MVI_4315 (3)

Chill again for 5 minutes, then carefully invert the cake using an an addition cardboard cake round.

MVI_4316 (2)
Use a spoon to remove about 1 cm from the center of the top of the cake, to make it easier to fill with easter treats.

MVI_4323 (2)
Frost the exposed area, and pipe a border around the perimeter of the top of the cake. Fill the inside of the basket with you favorite Easter goodies. I added peeps, candy eggs, a chocolate bunny, and some buttercream flowers.

MVI_4324 (2)
Use a bit of wire to shape the handle of the basket, and wrap with fondant. Leave at least 1 inch of uncovered wire, to allow you to securing anchor the handle into the top of the cake.

IMG_4433 (2)

Then it’s time to cut in and celebrate Easter in style 🙂 The full tutorial is also included below:

The Ultimate Peeps Cake

IMG_7391 (2)

I had just enough time to make one more cake before Easter this year, and I wanted it to be epic. Nothing screams “EASTER” more than peeps, so they were in main inspiration for this cake! I used a pastel color theme to match with the peeps, and made a really fun checkerboard pattern on the inside. My favorite vanilla layer cake recipe works great for this, and I used 8 inch pans with 6″, 4″, and 2″ circle cutters. You can watch the full tutorial of this cake here. The recipes I used can be found below:

My Favorite Vanilla Layer Cake Recipe (divided into four parts, colored pastel shades of blue, purple, pink, and yellow with gel food coloring)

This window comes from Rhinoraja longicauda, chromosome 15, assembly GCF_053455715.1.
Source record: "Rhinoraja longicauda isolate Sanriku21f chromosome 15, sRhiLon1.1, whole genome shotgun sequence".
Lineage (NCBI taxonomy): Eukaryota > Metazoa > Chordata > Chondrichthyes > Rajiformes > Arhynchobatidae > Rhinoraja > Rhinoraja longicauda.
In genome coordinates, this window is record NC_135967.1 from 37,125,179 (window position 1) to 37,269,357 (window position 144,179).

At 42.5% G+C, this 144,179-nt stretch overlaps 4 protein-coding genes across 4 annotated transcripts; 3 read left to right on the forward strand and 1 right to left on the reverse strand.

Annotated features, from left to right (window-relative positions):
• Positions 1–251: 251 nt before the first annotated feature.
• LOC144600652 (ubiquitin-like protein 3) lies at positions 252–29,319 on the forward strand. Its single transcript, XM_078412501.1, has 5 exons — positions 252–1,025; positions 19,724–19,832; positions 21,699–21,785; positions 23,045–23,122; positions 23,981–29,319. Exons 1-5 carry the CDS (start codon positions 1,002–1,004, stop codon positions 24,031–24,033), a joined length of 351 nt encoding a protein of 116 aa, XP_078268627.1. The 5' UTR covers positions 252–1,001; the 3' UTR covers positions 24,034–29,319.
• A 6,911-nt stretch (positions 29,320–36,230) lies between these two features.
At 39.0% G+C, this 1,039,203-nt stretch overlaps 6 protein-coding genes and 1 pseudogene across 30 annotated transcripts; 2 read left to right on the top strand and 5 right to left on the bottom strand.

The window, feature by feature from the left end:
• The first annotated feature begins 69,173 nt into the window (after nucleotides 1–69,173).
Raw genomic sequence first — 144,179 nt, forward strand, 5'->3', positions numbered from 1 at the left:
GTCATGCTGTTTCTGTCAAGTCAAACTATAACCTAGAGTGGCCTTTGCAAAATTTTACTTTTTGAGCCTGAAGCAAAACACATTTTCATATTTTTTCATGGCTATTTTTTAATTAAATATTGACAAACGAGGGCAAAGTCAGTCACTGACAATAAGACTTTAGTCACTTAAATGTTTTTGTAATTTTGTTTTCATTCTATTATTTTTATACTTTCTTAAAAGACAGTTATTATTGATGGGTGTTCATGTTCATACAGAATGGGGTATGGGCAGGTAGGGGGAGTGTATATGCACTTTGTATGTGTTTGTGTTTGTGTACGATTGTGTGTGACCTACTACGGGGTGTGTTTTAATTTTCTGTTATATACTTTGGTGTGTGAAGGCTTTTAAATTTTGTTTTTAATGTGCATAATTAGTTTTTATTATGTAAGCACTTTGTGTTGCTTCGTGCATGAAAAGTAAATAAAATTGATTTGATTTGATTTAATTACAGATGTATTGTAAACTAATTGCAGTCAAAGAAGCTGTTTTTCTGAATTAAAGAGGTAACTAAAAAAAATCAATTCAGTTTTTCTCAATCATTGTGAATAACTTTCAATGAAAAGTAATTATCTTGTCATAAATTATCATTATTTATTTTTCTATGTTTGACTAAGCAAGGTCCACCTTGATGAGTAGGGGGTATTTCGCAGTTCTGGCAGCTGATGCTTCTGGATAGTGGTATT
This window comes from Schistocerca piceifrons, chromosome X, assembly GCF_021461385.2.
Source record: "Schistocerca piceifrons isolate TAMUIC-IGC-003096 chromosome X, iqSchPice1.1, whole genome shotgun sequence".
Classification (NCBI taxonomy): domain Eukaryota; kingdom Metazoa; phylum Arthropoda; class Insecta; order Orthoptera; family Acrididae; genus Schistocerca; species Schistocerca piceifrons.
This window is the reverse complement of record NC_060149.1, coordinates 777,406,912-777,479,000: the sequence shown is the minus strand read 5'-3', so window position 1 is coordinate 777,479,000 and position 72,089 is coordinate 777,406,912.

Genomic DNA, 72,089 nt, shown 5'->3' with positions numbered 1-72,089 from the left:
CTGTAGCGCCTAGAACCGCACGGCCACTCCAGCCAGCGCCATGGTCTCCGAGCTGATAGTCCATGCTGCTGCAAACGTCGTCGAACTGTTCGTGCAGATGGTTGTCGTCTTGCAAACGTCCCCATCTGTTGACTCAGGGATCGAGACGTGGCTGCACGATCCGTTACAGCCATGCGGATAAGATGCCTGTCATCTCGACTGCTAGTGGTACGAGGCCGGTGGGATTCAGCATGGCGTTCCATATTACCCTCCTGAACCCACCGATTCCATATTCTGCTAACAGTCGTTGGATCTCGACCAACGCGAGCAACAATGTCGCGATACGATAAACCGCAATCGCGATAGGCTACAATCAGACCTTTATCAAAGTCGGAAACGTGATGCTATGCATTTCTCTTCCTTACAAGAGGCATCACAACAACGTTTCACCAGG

The Best Vanilla American Buttercream

White Chocolate Ganache (colored pastel blue, purple, pink, and yellow with gel food coloring)


  • 8 inch cake pans
  • 6 inch, 4 inch, and 2 inch circle cutters (or cutters that can cut cake rings of equal width)
  • Wilton 1M piping tip
  • piping bags
  • Peeps
  • whopper chocolate eggs

Begin by baking cake layers. I usually do this the night before, as baking an entire cake from scratch in one day can be a bit much. While my cake layers bake, I make my buttercream. As long as the buttercream is stored properly, it can sit out overnight at room temperature (just be sure to re-stir it before frosting the cake the following day). The ganache can be made in advance as well, but needs to be stored in the fridge overnight (you can see a full tutorial on how to make colored drips here). To use it the following day, simply heat it in the microwave for 30 seconds – 1 minute, until the bottle is slightly warm to the touch, and is fluid enough to make drops.

Once the cake layers are baked and fully chilled, level cake layers to a uniformed height (roughly 1 inch) using a serrated knife. Remove parchment paper, and use circle cutters to cut the cake into four rings (technically three, since the center ends up being a circle :P). Gently separate the rings from one another, and lay them out on counter. Following a set color patter (I went blue, pink, purple yellow), rearrange the rings into four complete cake layers.

MVI_7329_Moment (2)

Once all layers are recombined, stack and frost layers with buttercream. Apply a thin crumb coat, and chill the cake in freezer for 5 minutes. Once the crumb coat is firm to the touch, apply, a second, thicker coat of frosting. Smooth with a bench scrapper. If you want to see a full tutorial for how I get smooth sides on my cakes, you can click here. Place cake in freezer for 15 minutes. Once the cake is fully chilled, use a squirt bottle to add the ganache drips. You can learn all the tips and tricks I use to add drips to a cake here.

MVI_7364_Moment (2)

Place leftover frosting into a piping bag with a Wilton 1M tip, and pipe large swirls in a ring around the top of the cake. Be sure to leave at least 1.5 inches of room between the edge of the cake and the swirls, so that the peeps will fit!  Next, place a peep on top of each swirl, and nestle whopper eggs between the swirls. And that’s it! Then all that’s left to do is cut into the cake, to see that beautiful checkerboard pattern 🙂

IMG_7391 (2)